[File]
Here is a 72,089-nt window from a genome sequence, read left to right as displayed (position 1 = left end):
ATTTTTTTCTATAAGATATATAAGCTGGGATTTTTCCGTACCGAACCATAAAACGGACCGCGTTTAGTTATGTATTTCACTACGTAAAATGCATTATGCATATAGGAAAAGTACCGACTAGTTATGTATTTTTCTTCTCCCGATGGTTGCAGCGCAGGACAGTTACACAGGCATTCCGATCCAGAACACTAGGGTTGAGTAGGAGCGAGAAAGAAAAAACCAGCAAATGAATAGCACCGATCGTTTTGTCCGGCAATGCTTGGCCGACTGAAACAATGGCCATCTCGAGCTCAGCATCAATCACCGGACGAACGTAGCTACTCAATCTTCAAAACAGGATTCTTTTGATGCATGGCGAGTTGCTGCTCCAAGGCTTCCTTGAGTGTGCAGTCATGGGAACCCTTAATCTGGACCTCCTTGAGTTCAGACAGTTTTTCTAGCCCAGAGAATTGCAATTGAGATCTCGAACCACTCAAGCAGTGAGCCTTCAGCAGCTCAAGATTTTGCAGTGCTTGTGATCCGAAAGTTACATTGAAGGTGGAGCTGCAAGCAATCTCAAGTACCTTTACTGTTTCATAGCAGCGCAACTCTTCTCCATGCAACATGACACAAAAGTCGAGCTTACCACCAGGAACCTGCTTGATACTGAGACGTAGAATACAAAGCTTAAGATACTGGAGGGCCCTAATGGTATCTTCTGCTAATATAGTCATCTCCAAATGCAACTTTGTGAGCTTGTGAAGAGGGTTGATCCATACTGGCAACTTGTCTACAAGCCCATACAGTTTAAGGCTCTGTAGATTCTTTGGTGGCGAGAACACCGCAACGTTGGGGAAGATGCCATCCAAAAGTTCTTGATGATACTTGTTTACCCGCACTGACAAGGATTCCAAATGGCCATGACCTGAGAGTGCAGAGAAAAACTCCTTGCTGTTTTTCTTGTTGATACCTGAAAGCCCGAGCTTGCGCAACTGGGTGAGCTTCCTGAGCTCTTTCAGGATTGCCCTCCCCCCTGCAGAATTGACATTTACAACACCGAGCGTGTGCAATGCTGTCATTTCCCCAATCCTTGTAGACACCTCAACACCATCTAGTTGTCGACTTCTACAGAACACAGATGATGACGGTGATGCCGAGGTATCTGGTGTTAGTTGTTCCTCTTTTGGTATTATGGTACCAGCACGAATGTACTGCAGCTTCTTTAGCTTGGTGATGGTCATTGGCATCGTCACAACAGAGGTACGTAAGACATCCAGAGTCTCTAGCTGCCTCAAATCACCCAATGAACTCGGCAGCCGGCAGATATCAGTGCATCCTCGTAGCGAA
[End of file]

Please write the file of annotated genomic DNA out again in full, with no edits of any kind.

Here is a 72,089-nt window from a genome sequence, read left to right as displayed (position 1 = left end):
ATTTTTTTCTATAAGATATATAAGCTGGGATTTTTCCGTACCGAACCATAAAACGGACCGCGTTTAGTTATGTATTTCACTACGTAAAATGCATTATGCATATAGGAAAAGTACCGACTAGTTATGTATTTTTCTTCTCCCGATGGTTGCAGCGCAGGACAGTTACACAGGCATTCCGATCCAGAACACTAGGGTTGAGTAGGAGCGAGAAAGAAAAAACCAGCAAATGAATAGCACCGATCGTTTTGTCCGGCAATGCTTGGCCGACTGAAACAATGGCCATCTCGAGCTCAGCATCAATCACCGGACGAACGTAGCTACTCAATCTTCAAAACAGGATTCTTTTGATGCATGGCGAGTTGCTGCTCCAAGGCTTCCTTGAGTGTGCAGTCATGGGAACCCTTAATCTGGACCTCCTTGAGTTCAGACAGTTTTTCTAGCCCAGAGAATTGCAATTGAGATCTCGAACCACTCAAGCAGTGAGCCTTCAGCAGCTCAAGATTTTGCAGTGCTTGTGATCCGAAAGTTACATTGAAGGTGGAGCTGCAAGCAATCTCAAGTACCTTTACTGTTTCATAGCAGCGCAACTCTTCTCCATGCAACATGACACAAAAGTCGAGCTTACCACCAGGAACCTGCTTGATACTGAGACGTAGAATACAAAGCTTAAGATACTGGAGGGCCCTAATGGTATCTTCTGCTAATATAGTCATCTCCAAATGCAACTTTGTGAGCTTGTGAAGAGGGTTGATCCATACTGGCAACTTGTCTACAAGCCCATACAGTTTAAGGCTCTGTAGATTCTTTGGTGGCGAGAACACCGCAACGTTGGGGAAGATGCCATCCAAAAGTTCTTGATGATACTTGTTTACCCGCACTGACAAGGATTCCAAATGGCCATGACCTGAGAGTGCAGAGAAAAACTCCTTGCTGTTTTTCTTGTTGATACCTGAAAGCCCGAGCTTGCGCAACTGGGTGAGCTTCCTGAGCTCTTTCAGGATTGCCCTCCCCCCTGCAGAATTGACATTTACAACACCGAGCGTGTGCAATGCTGTCATTTCCCCAATCCTTGTAGACACCTCAACACCATCTAGTTGTCGACTTCTACAGAACACAGATGATGACGGTGATGCCGAGGTATCTGGTGTTAGTTGTTCCTCTTTTGGTATTATGGTACCAGCACGAATGTACTGCAGCTTCTTTAGCTTGGTGATGGTCATTGGCATCGTCACAACAGAGGTACGTAAGACATCCAGAGTCTCTAGCTGCCTCAAATCACCCAATGAACTCGGCAGCCGGCAGATATCAGTGCATCCTCGTAGCGAA